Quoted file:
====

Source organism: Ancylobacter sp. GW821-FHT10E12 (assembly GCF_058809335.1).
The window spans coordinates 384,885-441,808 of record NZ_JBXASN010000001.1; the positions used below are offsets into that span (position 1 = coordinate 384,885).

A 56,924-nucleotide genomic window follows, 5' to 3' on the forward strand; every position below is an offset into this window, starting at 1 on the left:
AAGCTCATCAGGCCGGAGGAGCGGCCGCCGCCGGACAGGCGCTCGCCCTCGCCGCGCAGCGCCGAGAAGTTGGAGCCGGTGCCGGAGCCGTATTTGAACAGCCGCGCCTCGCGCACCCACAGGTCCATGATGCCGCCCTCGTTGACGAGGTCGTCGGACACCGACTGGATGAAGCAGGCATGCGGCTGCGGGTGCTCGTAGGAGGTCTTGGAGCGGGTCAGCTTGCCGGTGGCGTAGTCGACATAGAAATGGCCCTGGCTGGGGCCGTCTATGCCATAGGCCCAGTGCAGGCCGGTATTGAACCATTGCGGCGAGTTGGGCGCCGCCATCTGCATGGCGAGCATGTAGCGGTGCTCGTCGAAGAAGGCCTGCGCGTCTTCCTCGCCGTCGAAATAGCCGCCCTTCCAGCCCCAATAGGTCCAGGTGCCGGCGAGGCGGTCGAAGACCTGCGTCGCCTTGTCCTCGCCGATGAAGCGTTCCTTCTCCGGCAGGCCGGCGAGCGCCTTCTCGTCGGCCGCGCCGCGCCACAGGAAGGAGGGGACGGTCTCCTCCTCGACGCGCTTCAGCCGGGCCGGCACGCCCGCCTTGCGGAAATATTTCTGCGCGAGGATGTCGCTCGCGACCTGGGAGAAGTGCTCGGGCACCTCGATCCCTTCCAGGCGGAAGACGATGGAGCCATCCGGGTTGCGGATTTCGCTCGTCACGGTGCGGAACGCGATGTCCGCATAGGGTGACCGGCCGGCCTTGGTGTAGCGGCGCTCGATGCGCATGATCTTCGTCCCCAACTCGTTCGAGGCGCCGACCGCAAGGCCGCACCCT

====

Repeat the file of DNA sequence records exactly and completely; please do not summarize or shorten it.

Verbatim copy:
Source organism: Ancylobacter sp. GW821-FHT10E12 (assembly GCF_058809335.1).
The window spans coordinates 384,885-441,808 of record NZ_JBXASN010000001.1; the positions used below are offsets into that span (position 1 = coordinate 384,885).

A 56,924-nucleotide genomic window follows, 5' to 3' on the forward strand; every position below is an offset into this window, starting at 1 on the left:
AAGCTCATCAGGCCGGAGGAGCGGCCGCCGCCGGACAGGCGCTCGCCCTCGCCGCGCAGCGCCGAGAAGTTGGAGCCGGTGCCGGAGCCGTATTTGAACAGCCGCGCCTCGCGCACCCACAGGTCCATGATGCCGCCCTCGTTGACGAGGTCGTCGGACACCGACTGGATGAAGCAGGCATGCGGCTGCGGGTGCTCGTAGGAGGTCTTGGAGCGGGTCAGCTTGCCGGTGGCGTAGTCGACATAGAAATGGCCCTGGCTGGGGCCGTCTATGCCATAGGCCCAGTGCAGGCCGGTATTGAACCATTGCGGCGAGTTGGGCGCCGCCATCTGCATGGCGAGCATGTAGCGGTGCTCGTCGAAGAAGGCCTGCGCGTCTTCCTCGCCGTCGAAATAGCCGCCCTTCCAGCCCCAATAGGTCCAGGTGCCGGCGAGGCGGTCGAAGACCTGCGTCGCCTTGTCCTCGCCGATGAAGCGTTCCTTCTCCGGCAGGCCGGCGAGCGCCTTCTCGTCGGCCGCGCCGCGCCACAGGAAGGAGGGGACGGTCTCCTCCTCGACGCGCTTCAGCCGGGCCGGCACGCCCGCCTTGCGGAAATATTTCTGCGCGAGGATGTCGCTCGCGACCTGGGAGAAGTGCTCGGGCACCTCGATCCCTTCCAGGCGGAAGACGATGGAGCCATCCGGGTTGCGGATTTCGCTCGTCACGGTGCGGAACGCGATGTCCGCATAGGGTGACCGGCCGGCCTTGGTGTAGCGGCGCTCGATGCGCATGATCTTCGTCCCCAACTCGTTCGAGGCGCCGACCGCAAGGCCGCACCCT